EU members vote to weaken planned law on methane emissions

By Anna Kachkova24 January 2023

European Union flags flutter outside the European Commission headquarters in Brussels, Belgium in August 2020. (Photo: Reuters.)

European Union member countries agreed to introduce new rules on addressing methane emissions from the oil and gas industry. However, the rules the Council of the EU voted to introduce would be weaker than those the European Commission initially proposed in 2021.

The Commission had initially called for quarterly checks for oil and gas infrastructure. However, EU member countries agreed that companies would first have to check their infrastructure 12 months after the law takes effect. They would then have to carry out subsequent checks at different times depending on the nature of the infrastructure involved. For example, compressor stations and LNG terminals would need to be checked every six months, valve stations every 12 months and transmission pipelines every two years. Any methane leaks that are discovered would have to be repaired.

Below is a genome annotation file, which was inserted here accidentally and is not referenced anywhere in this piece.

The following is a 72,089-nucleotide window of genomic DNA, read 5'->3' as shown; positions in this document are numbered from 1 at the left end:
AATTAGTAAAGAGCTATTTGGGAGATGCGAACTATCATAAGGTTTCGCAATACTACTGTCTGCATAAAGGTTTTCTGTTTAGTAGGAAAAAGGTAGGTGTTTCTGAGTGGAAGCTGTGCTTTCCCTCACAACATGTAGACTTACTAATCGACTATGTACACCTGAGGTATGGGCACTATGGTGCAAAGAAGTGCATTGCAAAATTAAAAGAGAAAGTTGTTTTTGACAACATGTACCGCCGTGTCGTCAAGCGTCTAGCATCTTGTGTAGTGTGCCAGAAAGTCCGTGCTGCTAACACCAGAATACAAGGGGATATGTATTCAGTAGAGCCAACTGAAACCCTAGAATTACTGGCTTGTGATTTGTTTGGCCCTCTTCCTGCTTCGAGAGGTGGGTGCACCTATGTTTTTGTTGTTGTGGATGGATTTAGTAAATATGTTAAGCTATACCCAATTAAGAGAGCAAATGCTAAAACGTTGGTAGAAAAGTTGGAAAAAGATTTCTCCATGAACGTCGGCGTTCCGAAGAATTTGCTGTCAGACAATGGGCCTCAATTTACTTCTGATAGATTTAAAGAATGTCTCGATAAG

Hungary and Romania were reported to have requested weaker rules. Romanian State Secretary for Energy Dan Dragos Dragan cited concerns relating to the availability of components, skilled workers and administrative capacity.

However, other EU countries criticised the rules – which still need to be approved by the European Parliament – for not going far enough in tackling methane emissions.

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